TBY talks to Dr. Veysel Yayan, General Secretary of the Turkish Iron and Steel Producers' Association, about the iron and steel sector in Turkey.

Dr. Veysel Yayan
Dr. Veysel Yayan began his career as a reporter at the Ministry of Trade in 1976, and later worked at the State Planning Organization and the Undersecretariat of Defense Industries. After serving the government for 22 years he was appointed the Secretary General of the Turkish Iron and Steel Producers' Association in 1998.

How was the price of steel affected over the crisis period, and what are your expectations for 2011?

Just before the global economic crisis steel prices increased considerably, and tonnage base prices came to around $1,500. During the crisis prices decreased sharply over two months from $1,500 to $400. At that time it was difficult to establish an acceptable balance between cost and price. Most companies tried to eliminate inputs in their stocks because the prices were even higher than output prices. In 2010, more balanced conditions were established and the world steel industry began to be profitable again. However, it isn't possible to say profit margins were comparable to pre-crisis levels in 2010. The margins were also not enough to compensate for the losses some companies made over the challenging period of the crisis. In 2010, the basic barrier to establishing more profitable conditions was excess global capacity. Worldwide consumption in 2010 was 1.4 billion tons, with capacity at around 1.9 billion tons. In the coming years we are expecting the large gap between consumption and capacity to disappear as consumption continues to increase and old technology is phased out; this will promote better balance conditions, and work to improve steel prices.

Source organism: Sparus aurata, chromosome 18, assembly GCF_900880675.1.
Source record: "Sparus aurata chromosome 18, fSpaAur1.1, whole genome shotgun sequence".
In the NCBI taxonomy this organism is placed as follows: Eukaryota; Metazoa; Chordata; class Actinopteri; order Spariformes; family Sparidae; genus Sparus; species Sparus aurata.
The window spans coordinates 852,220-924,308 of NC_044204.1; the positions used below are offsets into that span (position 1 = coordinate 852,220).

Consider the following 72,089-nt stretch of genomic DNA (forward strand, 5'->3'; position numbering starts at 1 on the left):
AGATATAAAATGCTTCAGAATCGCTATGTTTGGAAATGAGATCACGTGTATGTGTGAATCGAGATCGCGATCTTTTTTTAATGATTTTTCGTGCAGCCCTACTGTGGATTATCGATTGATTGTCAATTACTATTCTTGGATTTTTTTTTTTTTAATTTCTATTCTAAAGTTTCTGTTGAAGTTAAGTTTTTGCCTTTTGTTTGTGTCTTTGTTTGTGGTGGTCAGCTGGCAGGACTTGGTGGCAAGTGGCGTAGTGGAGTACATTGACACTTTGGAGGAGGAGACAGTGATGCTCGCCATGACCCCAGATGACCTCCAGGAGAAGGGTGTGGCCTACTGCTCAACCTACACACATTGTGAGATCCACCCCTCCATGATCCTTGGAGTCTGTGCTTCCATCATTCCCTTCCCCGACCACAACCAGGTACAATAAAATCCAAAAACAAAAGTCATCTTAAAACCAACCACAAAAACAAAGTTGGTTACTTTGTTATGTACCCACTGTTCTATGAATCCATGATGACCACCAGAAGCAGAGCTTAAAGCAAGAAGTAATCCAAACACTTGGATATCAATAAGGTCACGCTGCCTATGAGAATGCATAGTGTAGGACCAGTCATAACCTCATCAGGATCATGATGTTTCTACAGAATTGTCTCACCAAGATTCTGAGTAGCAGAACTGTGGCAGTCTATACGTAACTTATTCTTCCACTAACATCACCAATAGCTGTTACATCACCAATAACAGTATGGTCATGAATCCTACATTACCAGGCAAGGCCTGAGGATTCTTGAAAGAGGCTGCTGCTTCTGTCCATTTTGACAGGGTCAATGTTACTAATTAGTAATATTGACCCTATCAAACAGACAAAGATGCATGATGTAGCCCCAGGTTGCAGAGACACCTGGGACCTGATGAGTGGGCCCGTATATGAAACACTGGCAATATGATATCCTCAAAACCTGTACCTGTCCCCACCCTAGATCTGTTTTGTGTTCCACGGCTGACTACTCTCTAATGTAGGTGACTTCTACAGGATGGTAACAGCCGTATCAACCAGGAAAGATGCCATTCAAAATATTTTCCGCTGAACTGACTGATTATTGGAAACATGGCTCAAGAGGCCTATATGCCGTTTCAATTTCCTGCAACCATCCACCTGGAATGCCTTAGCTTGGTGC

Turkey is an increasingly important exporter of iron and steel products, and is also seeing a lot of domestic demand. What role does domestic demand play in the development of the iron and steel industry in Turkey?

In 2010, fulfilling domestic demand played a bigger role than exports did. Exports decreased around 9%. Even under these conditions, the export level was not negligible, hovering at around the 14-million-ton level. Turkey's production also increased 15.2%. We are very quickly returning to pre-crisis levels. The per capita consumption of finished steel during the crisis year of 2009 declined to 249 kilograms from the 300-kilogram level seen in 2008. Turkey's per capita finished crude steel consumption rose to 320 kilograms in 2010, and in the coming years we may pass the 400-kilogram per capita finished steel consumption level very quickly considering the stable growth rates in the country. The stability of the government and public investments will also support these developments. The economy performed well in 2010, with the growth rate reaching 8.9%, which was the highest GDP growth rate in the OECD and EU countries and third in the G-20. For 2011-2012 expectations are different, but the most modest expectations are around 4%. We expect, however, to see 6%. Growth in the Turkish steel sector will be around 15%, and exports will grow around 15%. This is partly related to domestic demand and to new capacities. In 2010 local companies increased domestic melting capacity by 4.9 million tons, which is expected to rise a further 3.7 million tons in 2011. We will see further capacity growth over the next five years time, a tendency supported by growing domestic demand.